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Supporting youth success through community collaboration

December 3, 2013
Rebecca Wells, Ph.D.

Rebecca Wells, Ph.D.

In America, children are told that with hard work and determination they can do anything. However, many students today face formidable obstacles, eventually drop out of high school, and never obtain their diploma. How does a country with so many opportunities still have students who are unable to complete their high school education? 

“Both health and social factors can reduce youths’ chances of completing high school, including pregnancy and behavioral health problems,” said Rebecca Wells, Ph.D., professor and department head at the Texas A&M Health Science Center School of Rural Public Health.  “In turn, people who do not complete high school tend to have worse health as adults.”  Hence, education and public health are inextricably intertwined. 

Dr. Wells recently co-authored a study on community initiatives within two cities to improve high school graduation rates. The study, entitled “A Network Perspective on Dropout Prevention in Two Cities,” included two school districts, each from a different metropolitan city, and entailed online surveys and phone interviews with representatives from local organizations such as the United Way, YMCA, and the Boys & Girls Clubs of America. In addition they interviewed representatives of the school system and mayor’s office in each city. 

The study revealed a wide range of dropout prevention initiatives by community organizations, creating both opportunities for at-risk youth and coordination challenges for public school systems.   Dropout prevention activities included after-school programs, one-to-one mentoring, and social services for families. In addition, a Chamber of Commerce provided the school system with information regarding information about job markets.  However, dropout prevention leaders in both cities identified a need for more involvement by the business sector.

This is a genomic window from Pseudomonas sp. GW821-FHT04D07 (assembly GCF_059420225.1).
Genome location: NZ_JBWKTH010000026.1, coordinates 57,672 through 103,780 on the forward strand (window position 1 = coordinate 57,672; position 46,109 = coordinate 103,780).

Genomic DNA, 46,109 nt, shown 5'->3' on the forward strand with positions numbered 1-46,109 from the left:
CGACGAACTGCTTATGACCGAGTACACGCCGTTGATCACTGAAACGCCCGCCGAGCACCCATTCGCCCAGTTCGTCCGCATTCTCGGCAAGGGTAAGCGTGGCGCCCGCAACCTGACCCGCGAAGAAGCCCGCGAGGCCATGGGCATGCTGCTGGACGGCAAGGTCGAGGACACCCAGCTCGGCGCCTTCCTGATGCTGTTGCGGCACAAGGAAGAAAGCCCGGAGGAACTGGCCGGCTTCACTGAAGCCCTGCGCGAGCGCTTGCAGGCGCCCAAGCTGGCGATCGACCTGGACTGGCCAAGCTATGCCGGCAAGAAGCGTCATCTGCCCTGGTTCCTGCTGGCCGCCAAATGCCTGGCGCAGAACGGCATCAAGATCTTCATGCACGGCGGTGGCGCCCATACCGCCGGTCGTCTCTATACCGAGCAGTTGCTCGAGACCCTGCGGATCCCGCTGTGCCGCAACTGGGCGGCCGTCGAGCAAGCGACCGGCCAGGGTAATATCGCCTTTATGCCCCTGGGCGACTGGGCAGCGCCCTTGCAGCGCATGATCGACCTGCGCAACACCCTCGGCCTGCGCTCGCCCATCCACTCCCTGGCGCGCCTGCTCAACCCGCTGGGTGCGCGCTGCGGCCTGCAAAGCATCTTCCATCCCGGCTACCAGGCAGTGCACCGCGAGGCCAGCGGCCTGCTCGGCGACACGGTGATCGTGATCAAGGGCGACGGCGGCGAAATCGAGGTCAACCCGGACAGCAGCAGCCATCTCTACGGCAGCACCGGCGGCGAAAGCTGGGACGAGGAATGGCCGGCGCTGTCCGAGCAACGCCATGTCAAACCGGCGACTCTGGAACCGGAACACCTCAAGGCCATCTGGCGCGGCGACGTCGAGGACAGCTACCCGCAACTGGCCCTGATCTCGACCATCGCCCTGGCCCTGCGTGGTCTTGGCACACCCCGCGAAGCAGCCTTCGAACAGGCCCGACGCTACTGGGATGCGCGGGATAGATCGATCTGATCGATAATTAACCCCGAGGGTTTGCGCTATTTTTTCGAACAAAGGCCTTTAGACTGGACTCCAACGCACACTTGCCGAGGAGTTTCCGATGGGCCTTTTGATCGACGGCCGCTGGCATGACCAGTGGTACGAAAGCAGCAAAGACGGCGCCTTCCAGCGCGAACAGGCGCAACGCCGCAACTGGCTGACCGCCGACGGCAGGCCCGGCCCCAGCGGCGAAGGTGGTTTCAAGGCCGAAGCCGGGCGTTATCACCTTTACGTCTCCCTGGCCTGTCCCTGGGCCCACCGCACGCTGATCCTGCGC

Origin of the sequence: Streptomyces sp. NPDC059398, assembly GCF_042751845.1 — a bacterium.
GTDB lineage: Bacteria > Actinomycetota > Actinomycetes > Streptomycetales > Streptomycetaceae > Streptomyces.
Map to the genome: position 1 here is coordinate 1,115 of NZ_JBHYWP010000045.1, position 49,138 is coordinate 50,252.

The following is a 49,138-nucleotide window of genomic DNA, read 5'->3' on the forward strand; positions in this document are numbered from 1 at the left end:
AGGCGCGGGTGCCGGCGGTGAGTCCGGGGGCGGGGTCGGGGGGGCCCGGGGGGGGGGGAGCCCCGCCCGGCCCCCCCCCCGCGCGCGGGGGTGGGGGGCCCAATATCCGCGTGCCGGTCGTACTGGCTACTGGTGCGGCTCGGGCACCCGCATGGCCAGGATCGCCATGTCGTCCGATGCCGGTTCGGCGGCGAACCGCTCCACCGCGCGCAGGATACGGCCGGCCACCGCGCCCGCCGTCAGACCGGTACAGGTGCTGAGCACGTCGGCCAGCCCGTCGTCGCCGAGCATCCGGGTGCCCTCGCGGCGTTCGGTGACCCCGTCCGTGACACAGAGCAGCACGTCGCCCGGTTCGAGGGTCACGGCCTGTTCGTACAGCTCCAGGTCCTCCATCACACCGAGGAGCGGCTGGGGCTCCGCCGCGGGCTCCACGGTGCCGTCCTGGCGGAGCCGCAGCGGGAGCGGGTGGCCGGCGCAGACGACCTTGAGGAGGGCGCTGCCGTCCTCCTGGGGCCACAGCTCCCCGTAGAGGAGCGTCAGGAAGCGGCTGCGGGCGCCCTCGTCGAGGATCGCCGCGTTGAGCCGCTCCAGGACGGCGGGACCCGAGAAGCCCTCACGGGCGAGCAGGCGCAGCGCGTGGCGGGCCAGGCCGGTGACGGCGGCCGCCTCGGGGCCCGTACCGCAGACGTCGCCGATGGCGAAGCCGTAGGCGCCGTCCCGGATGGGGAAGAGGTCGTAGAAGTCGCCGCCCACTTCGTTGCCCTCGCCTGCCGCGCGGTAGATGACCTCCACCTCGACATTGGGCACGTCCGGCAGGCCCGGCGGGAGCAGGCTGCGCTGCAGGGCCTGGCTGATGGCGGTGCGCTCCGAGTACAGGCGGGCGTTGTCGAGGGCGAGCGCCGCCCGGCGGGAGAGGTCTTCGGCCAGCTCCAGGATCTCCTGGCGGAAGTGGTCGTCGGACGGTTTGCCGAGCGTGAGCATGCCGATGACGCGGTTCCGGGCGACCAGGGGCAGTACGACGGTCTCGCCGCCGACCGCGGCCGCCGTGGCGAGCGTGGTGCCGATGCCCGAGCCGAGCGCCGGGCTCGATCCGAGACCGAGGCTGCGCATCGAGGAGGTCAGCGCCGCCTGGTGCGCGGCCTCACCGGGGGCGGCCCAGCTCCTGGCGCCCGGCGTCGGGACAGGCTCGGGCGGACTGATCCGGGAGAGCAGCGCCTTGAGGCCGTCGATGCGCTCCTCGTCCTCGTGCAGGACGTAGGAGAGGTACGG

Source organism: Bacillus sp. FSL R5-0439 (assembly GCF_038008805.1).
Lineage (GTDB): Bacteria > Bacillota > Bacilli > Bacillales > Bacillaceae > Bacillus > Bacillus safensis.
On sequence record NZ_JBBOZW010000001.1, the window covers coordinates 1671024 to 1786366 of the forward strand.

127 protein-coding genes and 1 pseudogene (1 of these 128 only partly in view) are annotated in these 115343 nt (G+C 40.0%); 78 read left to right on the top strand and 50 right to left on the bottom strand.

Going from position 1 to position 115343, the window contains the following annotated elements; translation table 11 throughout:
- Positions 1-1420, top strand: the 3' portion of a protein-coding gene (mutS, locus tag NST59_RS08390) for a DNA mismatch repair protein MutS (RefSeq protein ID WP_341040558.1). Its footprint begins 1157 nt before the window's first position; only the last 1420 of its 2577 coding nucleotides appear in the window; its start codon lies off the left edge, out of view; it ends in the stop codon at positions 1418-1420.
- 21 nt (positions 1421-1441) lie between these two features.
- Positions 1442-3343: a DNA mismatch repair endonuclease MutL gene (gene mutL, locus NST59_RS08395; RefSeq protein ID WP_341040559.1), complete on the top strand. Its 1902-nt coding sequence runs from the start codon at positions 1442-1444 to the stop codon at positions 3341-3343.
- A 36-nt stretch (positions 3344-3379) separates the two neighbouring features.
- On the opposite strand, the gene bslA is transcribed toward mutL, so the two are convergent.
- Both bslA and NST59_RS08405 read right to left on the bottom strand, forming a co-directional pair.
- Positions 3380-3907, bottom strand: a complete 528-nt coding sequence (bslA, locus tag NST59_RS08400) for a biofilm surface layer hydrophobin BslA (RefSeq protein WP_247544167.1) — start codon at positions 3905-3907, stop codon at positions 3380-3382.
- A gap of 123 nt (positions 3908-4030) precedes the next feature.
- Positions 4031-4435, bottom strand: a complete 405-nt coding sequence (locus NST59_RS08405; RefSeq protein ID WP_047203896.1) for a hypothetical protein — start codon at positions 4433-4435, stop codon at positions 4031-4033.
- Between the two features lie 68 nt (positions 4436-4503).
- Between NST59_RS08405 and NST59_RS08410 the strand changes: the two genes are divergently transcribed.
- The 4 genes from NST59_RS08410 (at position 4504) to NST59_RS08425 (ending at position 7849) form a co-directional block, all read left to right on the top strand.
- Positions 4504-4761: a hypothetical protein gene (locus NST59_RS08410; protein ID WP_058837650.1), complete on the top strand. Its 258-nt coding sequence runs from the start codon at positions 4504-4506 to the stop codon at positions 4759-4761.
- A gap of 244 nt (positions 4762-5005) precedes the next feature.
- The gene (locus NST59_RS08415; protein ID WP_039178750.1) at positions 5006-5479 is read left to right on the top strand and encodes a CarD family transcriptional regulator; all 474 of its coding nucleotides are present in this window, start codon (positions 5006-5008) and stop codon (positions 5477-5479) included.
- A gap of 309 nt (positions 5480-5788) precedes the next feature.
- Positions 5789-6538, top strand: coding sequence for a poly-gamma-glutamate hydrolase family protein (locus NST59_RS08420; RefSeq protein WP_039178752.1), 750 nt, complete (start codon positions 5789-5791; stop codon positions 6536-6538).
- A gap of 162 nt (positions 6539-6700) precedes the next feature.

“School district offices have vital roles to play in engaging community partners,  however, school district staff must be highly selective in how they invest their time,” said Wells. “Rather than asking schools to maintain direct connections with the myriad local organizations, superintendents might use a network perspective and use key partners as brokers to other agencies.”  In particular, both the mayor’s office and the United Way were central in both cities’ dropout prevention networks, and hence may help school systems efficiently marshal a range of local dropout prevention resources.  Communities in Schools, a school-based dropout prevention program, was also central in the city in which it operated. 

“Because organizations such as Communities in Schools provide direct services and connect individual children to other local resources, they may have a particularly realistic appreciation of how to build more supportive systems for children and their families,” said Wells. “Dropout prevention leaders may also have greater success engaging businesses if they capitalize on their expertise in addition to their financial resources and job opportunities.” 

The roles of nonacademic factors in high school completion – including health needs – make it imperative that educators, businesses, health and social services agencies, and other local organizations  collaborate effectively. 

This study was recently published in the Educational Administration Quarterly Journal. Co-authors on the study include Elizabeth J. Gifford, Ph.D., Yu Bai, Ph.D., and Ashley Corra, M.S., of the Center for Child and Family Policy at Duke University.



— Rae Lynn Mitchell

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